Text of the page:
05/17/2012 03:15 pm ET Updated Jul 17, 2012

What's a Woman's True Worth?

Of all of the carefully wrapped presents we gave our moms on Mother's Day last Sunday, how many mothers do you think tore open the pretty-in-pink paper to find their child's investments portfolios inside? Not many, if any at all. But, according to a Wall Street Journal article, this would have been the perfect gift for mom. As published in 'The Intelligent Investor' section entitled, "For Mother's Day, Give Her the Reins of the Portfolio" in 2009, women's risk-adjusted returns consistently beat those of men by an average of about one percentage point annually.

Surprised? Of course you are. But if Stacey Tisdale, a financial expert and broadcast journalist who has reported on business and financial issues for more than 20 years, has anything to say about it, you won't be for long. "Women are born with an innate knowledge about how to handle money," Tisdale says. So how did the mythological view that casts women as less financially literate than men first develop? " "We learn a lot about ourselves when we examine how we deal with money," Tisdale says. "In many cases, you see women putting everyone else's financial needs ahead of their own. We have also been conditioned to cede the big financial decisions to men, even if we are managing the day-to-day finances," she continues, "Women need to repair their relationships with money."

Tisdale, who is the author of The True Cost of Happiness: The Real Story Behind Managing Your Money, and who provides financial advice on NBC's Today Show and reports for Need To Know, a weekly national broadcast on PBS, has found, in fact, that our 'financial personalities' are the result of conditioning that began to take place from the day we were born. "Girls don't have many female role models making big important financial decisions with the same confidence men have," she says. Additionally, advertising and media messages that stereotype females' financial literacy, or a general lack thereof, is further undermining women's sense of self.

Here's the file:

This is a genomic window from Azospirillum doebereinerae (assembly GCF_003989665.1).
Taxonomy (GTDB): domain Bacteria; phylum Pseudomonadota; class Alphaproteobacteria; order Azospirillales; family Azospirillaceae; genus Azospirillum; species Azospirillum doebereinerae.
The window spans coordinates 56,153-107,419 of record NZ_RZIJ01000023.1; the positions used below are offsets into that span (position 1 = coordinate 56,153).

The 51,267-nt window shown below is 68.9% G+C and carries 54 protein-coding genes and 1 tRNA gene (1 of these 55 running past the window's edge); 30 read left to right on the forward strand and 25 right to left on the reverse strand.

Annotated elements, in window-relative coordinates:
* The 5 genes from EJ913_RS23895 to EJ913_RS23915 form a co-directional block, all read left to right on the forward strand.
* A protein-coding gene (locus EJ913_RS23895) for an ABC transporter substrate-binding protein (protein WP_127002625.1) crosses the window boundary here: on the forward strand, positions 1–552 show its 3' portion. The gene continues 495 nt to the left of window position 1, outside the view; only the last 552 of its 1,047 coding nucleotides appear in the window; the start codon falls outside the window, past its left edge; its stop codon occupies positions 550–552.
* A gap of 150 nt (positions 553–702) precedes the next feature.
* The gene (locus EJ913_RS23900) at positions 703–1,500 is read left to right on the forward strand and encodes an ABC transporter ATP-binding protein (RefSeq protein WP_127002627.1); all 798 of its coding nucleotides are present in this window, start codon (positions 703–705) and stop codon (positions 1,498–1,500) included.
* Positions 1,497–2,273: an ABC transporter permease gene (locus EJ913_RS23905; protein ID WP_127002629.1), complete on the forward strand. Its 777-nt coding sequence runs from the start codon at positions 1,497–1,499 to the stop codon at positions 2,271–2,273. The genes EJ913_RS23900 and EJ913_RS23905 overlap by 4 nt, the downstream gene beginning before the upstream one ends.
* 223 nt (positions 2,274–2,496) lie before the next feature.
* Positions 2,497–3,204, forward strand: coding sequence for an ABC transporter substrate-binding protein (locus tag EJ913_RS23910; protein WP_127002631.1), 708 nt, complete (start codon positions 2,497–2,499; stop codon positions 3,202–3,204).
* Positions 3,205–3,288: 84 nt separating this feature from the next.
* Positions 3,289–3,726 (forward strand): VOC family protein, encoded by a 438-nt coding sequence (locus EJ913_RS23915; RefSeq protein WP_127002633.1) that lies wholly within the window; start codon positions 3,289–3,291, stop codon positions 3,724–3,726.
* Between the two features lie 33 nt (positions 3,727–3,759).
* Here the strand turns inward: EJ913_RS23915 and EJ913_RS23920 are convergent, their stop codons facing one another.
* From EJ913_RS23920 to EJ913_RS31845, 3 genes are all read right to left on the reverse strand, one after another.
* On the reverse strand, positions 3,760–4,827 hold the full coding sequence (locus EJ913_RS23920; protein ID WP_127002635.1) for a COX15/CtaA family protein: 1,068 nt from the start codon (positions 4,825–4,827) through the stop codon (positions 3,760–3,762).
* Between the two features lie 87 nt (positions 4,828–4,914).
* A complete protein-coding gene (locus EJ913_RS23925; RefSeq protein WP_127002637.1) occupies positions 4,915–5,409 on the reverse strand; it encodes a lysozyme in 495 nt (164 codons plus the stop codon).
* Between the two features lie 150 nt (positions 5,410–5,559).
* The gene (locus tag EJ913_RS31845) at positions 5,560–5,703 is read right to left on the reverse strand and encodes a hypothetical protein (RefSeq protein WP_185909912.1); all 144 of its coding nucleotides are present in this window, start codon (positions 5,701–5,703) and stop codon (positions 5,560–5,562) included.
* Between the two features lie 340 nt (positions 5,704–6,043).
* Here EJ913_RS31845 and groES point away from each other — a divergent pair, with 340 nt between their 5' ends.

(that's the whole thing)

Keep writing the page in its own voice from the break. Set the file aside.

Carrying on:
It was while researching her book over a six-year period, in fact, that Tisdale set out to uncover what's really at work in our financial choices. Ironically, answers to those questions led her not to financial experts, as one would expect, but to psychologists, psychiatrists, and even spiritual advisors. "The problem was clear," she says, "When we have financial trouble, we tend to go straight to the numbers, believing that we need to save more, earn more, and invest more." The truth is, however, that numbers actually have very little to do with money, since our relationship with money is more deeply rooted psychologically. "That is why," Tisdale says, "I use money as a tool to repair our self-confidence."

And one of the ways she is doing so is through Winning Play$, a program Tisdale designed to help students develop the psychological, social, and emotional skills to transform conditioned perceptions and behaviors that are preventing them from envisioning and achieving their future financial goals. Created in conjunction with NFL Hall of Famer Ronnie Lott's All Stars Helping Kids Foundation, an organization that aims to help one million high school students in under-served communities develop financial literacy, the pioneering program has already been recognized for its success as the recipient of the U.S. Department of Education's Excellence in Economic Education Award in 2010.

Built upon a foundation to empower our country's youth with an effective model for behavior change that will also build their motivation and self-efficacy, the program is further hoping to expand the national dialogue on financial literacy to include psychological, social and emotional factors. And this could not have come at a more urgent time for women, beset by an economy stagnated by smaller paychecks, high unemployment, and rampant housing foreclosures. In support of Tisdale's work, Gloria Steinem asserts that "women are particularly targeted for unequal pay, high interest loans, credit cards, installment buying and unaffordable mortgages largely because women don't ask for what they're worth, or learn about interest rates and mortgages." Which brings us back full circle to the importance of women understanding and internalizing their true worth, as early in life as possible. "We need to step away from this poverty of understanding that prevents us from owning our knowledge about money," Tisdale says. Steinem concurs, "If Stacey Tisdale had been at my college, I wouldn't have taken a lifetime to learn what Nina Simone sang to us all, 'God bless the child that has her own.'"


Lori Sokol, Ph.D., is an educational psychologist and founder of Work Life Matters magazine.